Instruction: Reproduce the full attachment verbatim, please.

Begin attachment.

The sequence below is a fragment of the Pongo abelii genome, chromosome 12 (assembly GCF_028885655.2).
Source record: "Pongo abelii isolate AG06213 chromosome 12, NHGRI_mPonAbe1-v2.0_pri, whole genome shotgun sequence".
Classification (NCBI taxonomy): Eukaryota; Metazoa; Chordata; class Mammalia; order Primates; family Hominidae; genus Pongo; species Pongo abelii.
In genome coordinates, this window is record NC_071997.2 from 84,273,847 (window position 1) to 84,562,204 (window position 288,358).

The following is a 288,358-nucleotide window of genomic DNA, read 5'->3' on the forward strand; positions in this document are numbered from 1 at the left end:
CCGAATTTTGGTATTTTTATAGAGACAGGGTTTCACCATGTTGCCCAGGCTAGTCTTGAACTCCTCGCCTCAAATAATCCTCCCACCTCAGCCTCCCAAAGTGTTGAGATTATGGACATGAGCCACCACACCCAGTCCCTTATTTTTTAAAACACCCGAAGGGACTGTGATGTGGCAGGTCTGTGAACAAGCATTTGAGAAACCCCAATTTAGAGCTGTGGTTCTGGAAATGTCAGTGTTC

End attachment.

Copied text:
The sequence below is a fragment of the Pongo abelii genome, chromosome 12 (assembly GCF_028885655.2).
Source record: "Pongo abelii isolate AG06213 chromosome 12, NHGRI_mPonAbe1-v2.0_pri, whole genome shotgun sequence".
Classification (NCBI taxonomy): Eukaryota; Metazoa; Chordata; class Mammalia; order Primates; family Hominidae; genus Pongo; species Pongo abelii.
In genome coordinates, this window is record NC_071997.2 from 84,273,847 (window position 1) to 84,562,204 (window position 288,358).

The following is a 288,358-nucleotide window of genomic DNA, read 5'->3' on the forward strand; positions in this document are numbered from 1 at the left end:
CCGAATTTTGGTATTTTTATAGAGACAGGGTTTCACCATGTTGCCCAGGCTAGTCTTGAACTCCTCGCCTCAAATAATCCTCCCACCTCAGCCTCCCAAAGTGTTGAGATTATGGACATGAGCCACCACACCCAGTCCCTTATTTTTTAAAACACCCGAAGGGACTGTGATGTGGCAGGTCTGTGAACAAGCATTTGAGAAACCCCAATTTAGAGCTGTGGTTCTGGAAATGTCAGTGTTC